What Is Screen Printing? How Does Screen Printing Work?
What is Screen Printing, and how does it work?
Most people have wondered what it takes to make the t shirts that they wear. How are the designs applied? And what are they made of?
There are multiple ways to make t shirts, but in this article we’ll focus in on the screen printing method. We’ll take a look at what’s involved, how to do it, the pros and cons, and a whole bunch of other stuff.
Silk Screen Printing
What’s the difference between silk screen printing and screen printing?
Nothing! These are two different terms that are used to refer to the same process.
Silk screen printing is an older term used for this method of t shirt printing. Back in the day, silk was used to make the screens. Nowadays, they are more often made from synthetic materials, such as polyester.
How Does Screen Printing Work?
The screen printing process is a technique whereby a design is transferred through a mesh screen, onto a substrate, with fabric ink.
The screen needs to be prepared so that ink will only go through certain areas, forming your design. There are different methods of preparing screen printing designs which we’ll get into in a minute.
Check out this clip on the easiest way to start screen printing: the cut paper stencil method (using a Speedball Screen Printing Kit).
You can see how screenprinting is done on the most basic level.
Screen printing can be rather complicated, messy, and frustrating at times. It’s not the easiest way to make t shirts at home, but of course, there are plenty of pros & a few cons.
The Different Methods Of Screen Printing
The hardest part of screen printing is preparing the screens. Because this is quite the process, it means the screen printing method is best for when you are making many prints of a single design.
Do you have 50 t shirts that need the same design on them? Screen printing is best for that sort of job. If you are doing 10 t shirts or less, I would try using heat transfer vinyl instead.
Preparing screens for screen printing can be done in at least 3 different ways.
1. Cut Paper Stencil Method
This is the method demonstrated in the video above. It basically involves cutting a stencil out of paper and taping it to a screen. The ink is then pressed through the stencil, applying the design to your t shirt or other substrate.
The downsides of this method are:
- you may not get nice straight & clear lines
- the paper will not last that long before it needs replaced
- you cannot have detailed designs
- you cannot have features inside the design
This method is great for home craft screen printing, especially for teens or those just wanting to make cool simple tees at home. The Speedball Basics & Intro Kit both allow for this method, and provide everything you need to get started.
2. Screen Printing Filler Method
The filler method is also best for screen printing beginners, and can be easily accomplished at home.
To sum up the process:
- You paint (or draw) a special fluid onto your screen
- Then cover the screen with the filler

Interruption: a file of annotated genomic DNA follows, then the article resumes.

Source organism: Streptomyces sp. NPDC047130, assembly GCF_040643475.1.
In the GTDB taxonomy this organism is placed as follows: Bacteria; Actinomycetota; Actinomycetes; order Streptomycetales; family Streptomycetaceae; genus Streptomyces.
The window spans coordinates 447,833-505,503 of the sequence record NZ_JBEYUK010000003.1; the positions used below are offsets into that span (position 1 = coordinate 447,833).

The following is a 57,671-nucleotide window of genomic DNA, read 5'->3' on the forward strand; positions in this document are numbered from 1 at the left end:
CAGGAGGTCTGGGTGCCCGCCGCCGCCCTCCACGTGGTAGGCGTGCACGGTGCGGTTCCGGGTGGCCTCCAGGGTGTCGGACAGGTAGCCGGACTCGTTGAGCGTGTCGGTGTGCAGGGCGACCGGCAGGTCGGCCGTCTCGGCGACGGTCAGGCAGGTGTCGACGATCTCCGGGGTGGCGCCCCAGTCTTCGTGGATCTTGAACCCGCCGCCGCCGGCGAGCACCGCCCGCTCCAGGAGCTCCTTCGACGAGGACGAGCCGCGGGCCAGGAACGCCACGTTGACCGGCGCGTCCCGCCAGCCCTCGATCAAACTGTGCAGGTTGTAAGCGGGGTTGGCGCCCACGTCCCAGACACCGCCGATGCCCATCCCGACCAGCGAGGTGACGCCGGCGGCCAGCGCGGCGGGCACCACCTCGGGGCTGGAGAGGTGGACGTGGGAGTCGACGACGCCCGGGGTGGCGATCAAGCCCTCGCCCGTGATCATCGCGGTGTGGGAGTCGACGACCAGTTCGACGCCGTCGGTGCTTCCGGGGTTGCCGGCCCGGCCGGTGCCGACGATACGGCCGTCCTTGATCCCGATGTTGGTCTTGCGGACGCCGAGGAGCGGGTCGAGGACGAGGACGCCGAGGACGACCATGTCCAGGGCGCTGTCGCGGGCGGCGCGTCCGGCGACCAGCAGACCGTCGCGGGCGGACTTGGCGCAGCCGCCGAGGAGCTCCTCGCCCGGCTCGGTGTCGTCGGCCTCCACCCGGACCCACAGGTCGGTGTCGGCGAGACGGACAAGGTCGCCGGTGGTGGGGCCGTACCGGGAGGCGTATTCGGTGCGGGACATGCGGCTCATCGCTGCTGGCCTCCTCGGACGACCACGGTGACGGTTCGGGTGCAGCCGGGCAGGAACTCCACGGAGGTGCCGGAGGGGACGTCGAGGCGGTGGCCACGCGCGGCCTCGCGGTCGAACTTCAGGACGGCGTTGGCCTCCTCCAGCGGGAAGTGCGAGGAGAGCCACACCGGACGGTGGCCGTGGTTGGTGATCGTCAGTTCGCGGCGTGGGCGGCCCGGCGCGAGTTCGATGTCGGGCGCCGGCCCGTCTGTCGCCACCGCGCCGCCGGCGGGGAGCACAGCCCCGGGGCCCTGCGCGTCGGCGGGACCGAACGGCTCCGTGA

- The drawing fluid is then washed out
It’s easiest to understand it when you see, so check out this clip showing how to screen print using the drawing fluid and filler method (the rest of the video series is here if you want to know more about it).
As with the previous screen printing process, Speedball kits make it really easy to get started using this method. The Intro, Intermediate, and Intermediate+ kits can all be used.
3. Screen Printing Emulsion Method
The final method, using photo emulsion, is the most complex, but it is the best way to screen print. This way gives you the cleanest designs, and your screens will last for a long time. They can be re-used again and again.
In a nut shell, this method works like this:
- Apply sensitized photo emulsion on screen (while keeping it out of the light)
- Dry screen in a dark location
- Apply design (printed transparency) to the screen
- Expose the screen under light
- Wash out photo emulsion that has not cured (the area under the design transparency)
For the sake of continuity, here is Speedball’s photo emulsion tutorial (rest of the series here).
Screen Printing Multiple Colors
If you want to screen print different colors, things can get a bit trickier.
You have to make different screens for each part of the design that is a different color. Only one ink color can be printed at a time, and you have to wait until the previous color has dried before applying the next.
However, there are ways to speed up the process. You can use what’s called a flash dryer (pictured right). These are usually set up at the back of a screen printing machine and will flash dry the t shirt for a few seconds as it comes through with each new color.
Ideally, your screen printed designs will be 1 or 2 colors, but a maximum of 3 or 4. Any more than that becomes too costly and time consuming.
If you are going to a screen printing professional, multi colored screen print tees will definitely cost more than those with a single color.
Craft Screen Printing VS Professional Screen Printing
Because of the labor intensive process of the photo emulsion method, and the best use case being for multiple copies of a single design, screen printing with emulsion is best for pro and/or business use.
The screen printing set up costs can also be reasonably significant, though there are alternatives to having all the “right” gear. For example, exposing your screens in the sun rather than with a special photo emulsion light.
Speedball’s Advanced Kit does make it more accessible to home crafters, however, you’re still going to want a good reason:
- making t shirts for your sports team or church group
- creating YouTube merch
- t shirts with the family name on it for a reunion
There is something attractive about screen printing and screen printed t shirts. So if it’s something you want to have a go at, even just as a “craft”, I wouldn’t hold back. But if screenprinting is just the means to an end for you, you might want to look into a professional screen printer, or other ways you can get custom printed tees online.
How To Screen Print
By now you should have a good idea on how to screen print, but it can take a while for the process to cure in our minds!
Here are a couple more screen printing videos to help familiarize you with what’s going on! Remember that everybody has their own little tricks and tips, which may not be best for everyone.